California’s Tax Burden

California’s Tax Burden

California already has some of the highest taxes in the nation. Destroying Prop 13 and increasing property taxes will only make California’s tax burden and cost of living even worse.

So, how does California rank?


state income tax

California’s top personal income tax rate is 13.3%, the highest of any other state. Even worse, most small businesses are partnerships, sole proprietorships, LLCs, and S corporations, and generally pay their business taxes at the personal income tax rate, adding to the burden on California’s small businesses.


state sales tax

California has a 7.25% state sales and use tax, which is the highest in the nation. On top of this, local governments can levy additional sales and use taxes.


gasoline tax

California’s state taxes and fees on gasoline total to 61.20 cents per gallon, according to a July 2019 report by the American Petroleum Institute, ranking California as the highest in the nation.


state business tax climate

As reported by the non-partisan Tax Foundation’s 2019 State Business Tax Climate Index, a combination of California’s corporate tax, individual income tax, sales tax, property tax and unemployment insurance tax contributed to its ranking as the second worst business tax climate in the country.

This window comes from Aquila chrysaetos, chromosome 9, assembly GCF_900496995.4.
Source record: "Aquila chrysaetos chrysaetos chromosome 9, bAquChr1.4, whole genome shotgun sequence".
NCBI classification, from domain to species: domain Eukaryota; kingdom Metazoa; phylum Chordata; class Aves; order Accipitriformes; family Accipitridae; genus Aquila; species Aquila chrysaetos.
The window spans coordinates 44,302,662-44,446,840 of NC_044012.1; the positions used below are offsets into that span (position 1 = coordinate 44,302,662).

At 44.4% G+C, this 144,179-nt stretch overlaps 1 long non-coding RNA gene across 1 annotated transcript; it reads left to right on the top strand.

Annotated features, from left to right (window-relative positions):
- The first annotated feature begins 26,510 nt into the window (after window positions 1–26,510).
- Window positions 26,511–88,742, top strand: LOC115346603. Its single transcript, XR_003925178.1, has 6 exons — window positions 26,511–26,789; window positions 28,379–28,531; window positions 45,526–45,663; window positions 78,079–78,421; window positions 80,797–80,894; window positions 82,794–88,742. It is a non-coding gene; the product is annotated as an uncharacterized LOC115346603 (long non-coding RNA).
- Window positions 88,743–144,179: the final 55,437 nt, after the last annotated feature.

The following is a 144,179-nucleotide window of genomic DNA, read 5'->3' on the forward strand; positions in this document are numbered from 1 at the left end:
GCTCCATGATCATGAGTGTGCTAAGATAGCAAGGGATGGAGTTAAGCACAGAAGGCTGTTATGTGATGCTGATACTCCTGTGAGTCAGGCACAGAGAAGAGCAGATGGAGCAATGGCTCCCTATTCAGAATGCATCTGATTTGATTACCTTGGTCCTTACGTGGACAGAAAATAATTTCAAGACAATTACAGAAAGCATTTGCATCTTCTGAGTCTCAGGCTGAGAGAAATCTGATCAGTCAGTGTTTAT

What are the consequences of California’s high tax burden?


percentage of population living in poverty

According to the United States Census Bureau, California has the highest percentage of population living in poverty adjusted for cost of living.


percentage of homeless

California had by far the highest number of homeless in 2018, accounting for 24% of the national total, according to data from the United States Department of Housing & Urban Development.


cost of living

According to 2017 data from the United States Bureau of Economic Analysis, California has the third highest cost of living among the states.

How would destroying Prop 13’s protections for businesses impact jobs and the economy?

$71.8 Billion

in lost output to to the California economy.


jobs lost over the first five years of increasing property taxes on businesses.

California has a $22 billion budget surplus and more than $20 billion in general fund reserves. At the same time, too many families are living paycheck to paycheck.

Now is not the time to raise property taxes and increase costs on everything we buy and use.

Join us and fight for Prop 13!